Video games are a pivotal and influential form of art that grow ever more prominent with advancements in technology. They serve as a contemporary interactive medium for passionate creators to share the fruits of their imagination. Some focus on telling a compelling story, displaying in-depth gameplay mechanics, or showing off visually stunning cinematics, but very few are able to achieve excellence in all categories to make up a complete experience. Sony Santa Monica Studio's 2018 reboot of God of War is one such game, taking everyone by surprise and becoming the genre defining game of the last generation. It was lauded in many circles as Game of the Year for its endearing narrative, fleshed out combat system, and just about everything else.
Since then, the weight of the world has been on the shoulders of the developers for the long awaited sequel God of War Ragnarök. The question on everyone’s mind is: does it measure up to the bar set so high by God of War (2018)? No, Ragnarök doesn’t measure up to it, but instead greatly exceeds expectations. The highly anticipated continuation of Kratos and Atreus’s journey not only expands on the many combat and puzzle systems established by the former, but continues to effortlessly deliver an emotional narrative adventure filled with twists and turns. Not to mention that the dazzling gorgeous graphics, outstanding soundtrack and voice cast, and excellent performance make the overall experience phenomenal.
As a quick refresher, God of War is a third person action adventure game set in the realm of Norse mythology. You will no longer be seeing the pantheon of Greek Gods like Zeus or Athena as you did in the older games, but instead will come face to face with the likes of Thor and Odin. And no, they are not at all the heroes as they are portrayed as in the Marvel movies. The Gods in these mythologies were terrible beings doing despicable deeds, and it’s refreshing to see Sony Santa Monica Studio portraying them in a more accurate light. God of War (2018) ended with the protagonists killing Baldur, the Norse god of light and purity, and consequently kicking off Fimbulwinter. God of War Ragnarök immediately picks up where the previous game left off, showcasing some amazing set pieces and performances from a cast made up of both returning characters and new ones. I am ecstatic to see Christopher Judge and Sunny Suljic reprise their roles as Kratos and Atreus, as they both pour their heart and soul into portraying these characters.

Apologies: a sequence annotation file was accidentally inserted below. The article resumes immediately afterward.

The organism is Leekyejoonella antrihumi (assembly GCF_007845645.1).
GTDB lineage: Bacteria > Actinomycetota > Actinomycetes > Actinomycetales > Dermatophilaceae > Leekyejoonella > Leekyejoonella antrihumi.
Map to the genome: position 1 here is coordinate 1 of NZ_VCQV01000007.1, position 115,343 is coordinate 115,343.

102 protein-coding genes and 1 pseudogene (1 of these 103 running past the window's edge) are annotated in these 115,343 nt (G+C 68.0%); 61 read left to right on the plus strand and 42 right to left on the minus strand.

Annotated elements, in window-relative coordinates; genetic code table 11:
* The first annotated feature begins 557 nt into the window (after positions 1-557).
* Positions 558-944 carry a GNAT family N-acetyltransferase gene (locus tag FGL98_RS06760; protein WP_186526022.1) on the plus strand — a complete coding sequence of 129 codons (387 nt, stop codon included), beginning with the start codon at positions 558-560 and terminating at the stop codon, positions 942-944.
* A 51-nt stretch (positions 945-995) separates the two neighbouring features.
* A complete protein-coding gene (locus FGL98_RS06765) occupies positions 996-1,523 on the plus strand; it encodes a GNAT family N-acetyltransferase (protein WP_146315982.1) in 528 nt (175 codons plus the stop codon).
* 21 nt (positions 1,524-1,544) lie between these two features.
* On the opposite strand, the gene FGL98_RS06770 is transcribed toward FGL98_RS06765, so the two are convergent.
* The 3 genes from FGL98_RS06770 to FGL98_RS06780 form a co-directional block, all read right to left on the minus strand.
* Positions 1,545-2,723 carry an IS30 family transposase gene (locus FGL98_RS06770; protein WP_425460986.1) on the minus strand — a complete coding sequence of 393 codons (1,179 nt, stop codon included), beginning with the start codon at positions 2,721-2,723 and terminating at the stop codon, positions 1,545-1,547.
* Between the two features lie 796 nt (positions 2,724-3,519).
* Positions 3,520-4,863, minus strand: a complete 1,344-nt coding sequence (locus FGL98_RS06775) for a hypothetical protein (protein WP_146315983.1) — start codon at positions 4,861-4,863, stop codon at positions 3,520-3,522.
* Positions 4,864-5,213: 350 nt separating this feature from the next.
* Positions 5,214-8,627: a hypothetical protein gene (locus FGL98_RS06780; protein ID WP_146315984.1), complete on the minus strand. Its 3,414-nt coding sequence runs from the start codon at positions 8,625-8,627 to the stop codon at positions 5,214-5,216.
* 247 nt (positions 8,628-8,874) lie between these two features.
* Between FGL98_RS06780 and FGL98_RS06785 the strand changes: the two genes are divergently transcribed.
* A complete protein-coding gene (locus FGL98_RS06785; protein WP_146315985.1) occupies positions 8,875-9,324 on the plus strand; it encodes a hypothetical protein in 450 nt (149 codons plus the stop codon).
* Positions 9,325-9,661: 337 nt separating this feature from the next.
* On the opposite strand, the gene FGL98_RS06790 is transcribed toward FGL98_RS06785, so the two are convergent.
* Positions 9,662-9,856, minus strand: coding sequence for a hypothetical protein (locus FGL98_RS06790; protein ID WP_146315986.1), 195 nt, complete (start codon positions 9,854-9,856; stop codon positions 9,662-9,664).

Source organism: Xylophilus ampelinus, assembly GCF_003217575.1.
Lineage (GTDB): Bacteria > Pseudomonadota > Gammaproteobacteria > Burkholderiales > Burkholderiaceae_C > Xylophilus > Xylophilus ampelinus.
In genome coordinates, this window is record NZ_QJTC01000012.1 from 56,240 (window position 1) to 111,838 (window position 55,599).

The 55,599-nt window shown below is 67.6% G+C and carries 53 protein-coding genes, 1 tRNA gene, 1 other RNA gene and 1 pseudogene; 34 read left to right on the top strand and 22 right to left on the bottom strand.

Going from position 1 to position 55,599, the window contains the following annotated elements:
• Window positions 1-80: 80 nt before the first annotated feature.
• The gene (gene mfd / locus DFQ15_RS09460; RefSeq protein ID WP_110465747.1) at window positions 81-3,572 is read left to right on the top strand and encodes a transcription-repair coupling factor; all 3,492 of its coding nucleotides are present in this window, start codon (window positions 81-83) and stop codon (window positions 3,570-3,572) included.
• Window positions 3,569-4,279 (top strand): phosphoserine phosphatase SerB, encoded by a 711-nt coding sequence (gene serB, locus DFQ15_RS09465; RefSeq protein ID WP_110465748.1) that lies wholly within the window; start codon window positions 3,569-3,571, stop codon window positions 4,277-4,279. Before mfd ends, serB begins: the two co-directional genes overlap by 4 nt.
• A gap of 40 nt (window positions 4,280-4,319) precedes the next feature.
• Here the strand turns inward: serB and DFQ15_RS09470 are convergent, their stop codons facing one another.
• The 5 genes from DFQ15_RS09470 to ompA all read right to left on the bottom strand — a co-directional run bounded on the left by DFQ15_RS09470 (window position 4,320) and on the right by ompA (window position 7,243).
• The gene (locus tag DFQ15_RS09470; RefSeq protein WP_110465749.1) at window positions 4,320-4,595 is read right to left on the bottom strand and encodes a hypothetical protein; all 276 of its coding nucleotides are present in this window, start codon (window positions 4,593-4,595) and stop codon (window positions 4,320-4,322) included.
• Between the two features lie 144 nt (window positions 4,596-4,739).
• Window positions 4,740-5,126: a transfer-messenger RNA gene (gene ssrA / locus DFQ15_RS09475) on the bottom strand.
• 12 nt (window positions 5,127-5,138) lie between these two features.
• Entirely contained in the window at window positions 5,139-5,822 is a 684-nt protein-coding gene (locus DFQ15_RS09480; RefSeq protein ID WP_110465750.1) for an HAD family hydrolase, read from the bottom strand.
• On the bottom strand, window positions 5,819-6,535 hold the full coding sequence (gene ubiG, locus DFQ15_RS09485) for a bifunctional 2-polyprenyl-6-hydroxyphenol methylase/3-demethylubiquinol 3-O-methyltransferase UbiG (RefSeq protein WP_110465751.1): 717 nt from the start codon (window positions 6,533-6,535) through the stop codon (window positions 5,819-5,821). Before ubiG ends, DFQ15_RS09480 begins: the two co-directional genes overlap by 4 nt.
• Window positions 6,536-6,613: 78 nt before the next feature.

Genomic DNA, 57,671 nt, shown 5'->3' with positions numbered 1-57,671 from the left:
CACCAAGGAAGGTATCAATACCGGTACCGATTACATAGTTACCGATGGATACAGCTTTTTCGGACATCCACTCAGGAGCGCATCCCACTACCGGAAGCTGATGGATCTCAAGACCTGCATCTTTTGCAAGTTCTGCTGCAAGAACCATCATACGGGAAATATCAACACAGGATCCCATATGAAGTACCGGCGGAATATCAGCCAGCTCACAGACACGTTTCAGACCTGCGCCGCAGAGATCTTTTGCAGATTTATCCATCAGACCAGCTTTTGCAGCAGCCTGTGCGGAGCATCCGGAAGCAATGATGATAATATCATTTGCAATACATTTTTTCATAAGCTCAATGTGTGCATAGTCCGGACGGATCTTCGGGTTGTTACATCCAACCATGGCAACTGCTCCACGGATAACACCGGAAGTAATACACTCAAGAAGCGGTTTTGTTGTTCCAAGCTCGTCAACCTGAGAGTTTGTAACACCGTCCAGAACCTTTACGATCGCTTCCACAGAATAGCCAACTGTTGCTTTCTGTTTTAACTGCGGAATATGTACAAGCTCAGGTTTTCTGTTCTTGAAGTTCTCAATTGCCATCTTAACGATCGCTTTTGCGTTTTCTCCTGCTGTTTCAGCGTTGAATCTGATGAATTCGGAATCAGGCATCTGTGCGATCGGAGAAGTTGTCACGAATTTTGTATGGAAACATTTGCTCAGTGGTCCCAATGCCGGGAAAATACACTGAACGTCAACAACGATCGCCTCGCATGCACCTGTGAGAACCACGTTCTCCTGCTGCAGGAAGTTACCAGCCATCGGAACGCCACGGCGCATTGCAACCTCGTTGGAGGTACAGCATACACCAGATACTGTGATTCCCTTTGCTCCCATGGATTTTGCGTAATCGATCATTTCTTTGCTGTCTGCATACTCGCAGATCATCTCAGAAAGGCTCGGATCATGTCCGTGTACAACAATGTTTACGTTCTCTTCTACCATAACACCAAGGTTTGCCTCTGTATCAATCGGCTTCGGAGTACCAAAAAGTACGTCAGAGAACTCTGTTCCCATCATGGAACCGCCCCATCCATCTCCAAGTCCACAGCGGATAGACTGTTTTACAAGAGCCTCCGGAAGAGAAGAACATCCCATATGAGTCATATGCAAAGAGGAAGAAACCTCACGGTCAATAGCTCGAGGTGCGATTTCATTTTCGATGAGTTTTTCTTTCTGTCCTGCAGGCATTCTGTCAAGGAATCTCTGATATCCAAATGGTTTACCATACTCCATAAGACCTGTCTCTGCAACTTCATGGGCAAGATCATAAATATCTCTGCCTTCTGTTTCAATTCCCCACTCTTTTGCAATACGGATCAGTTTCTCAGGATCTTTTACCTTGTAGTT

The single-shot camera makes a return, allowing for a truly immersive experience that seamlessly transitions between combat and cinematic sequences. However, crawling through tight spaces, squeezing through cracks, and walking in the Realm Between Realms still disguise loading screens. It was a point of criticism for the first game, but one that I have no qualms over, considering loading screens are inevitable. God of War Ragnarök is still a cross generational game, available on both PlayStation 4 and 5, so it’s understandable it was not built from the ground up with next-gen in mind. Performance on the PlayStation 5 is unparalleled, with ultra fast load times from a clean launch of just a few seconds. Two graphical models are offered: one that favors resolution at 4K 30FPS and one that favors performance at dynamic resolution 60FPS. The framerate can be unlocked and boosted to 40FPS for resolution mode and up to 120FPS for performance mode with an HDMI 2.1 cable and on monitors that support 120hz refresh rate. The visuals are exquisite, even in performance mode, featuring crisp, photo-realistic depictions of characters and environments. Likewise, an entire suite of accessibility options is also available to allow anyone from any background to enjoy this game.
You are able to travel to nine realms in God of War Ragnarök, whereas the first game only allowed six. Note that Asgard and Jotunheim are not accessible outside of main story segments, but you do get to explore both in great detail. Since this game marks the end of the Norse Saga for the God of War franchise, it makes sense that Ragnarök would be packed full of content. My first playthrough took around 25 hours, with some side favors completed, but a lot left to be discovered. My difficulty was set to Give Me Balance (the middle/normal difficulty), and the game was already quite difficult during some fights. Your playtime could be significantly higher on harder difficulties, and yes, Give Me God of War difficulty is back. There are plenty of optional activities to partake in, including endgame bosses and post-game quests. The franchise has never before seen so much enemy variety, from nasty Helwalkers and Draugrs to Einherjar warriors and gigantic wyverns. The first 30 minutes of Ragnarök contain more variety than the entirety of the previous game.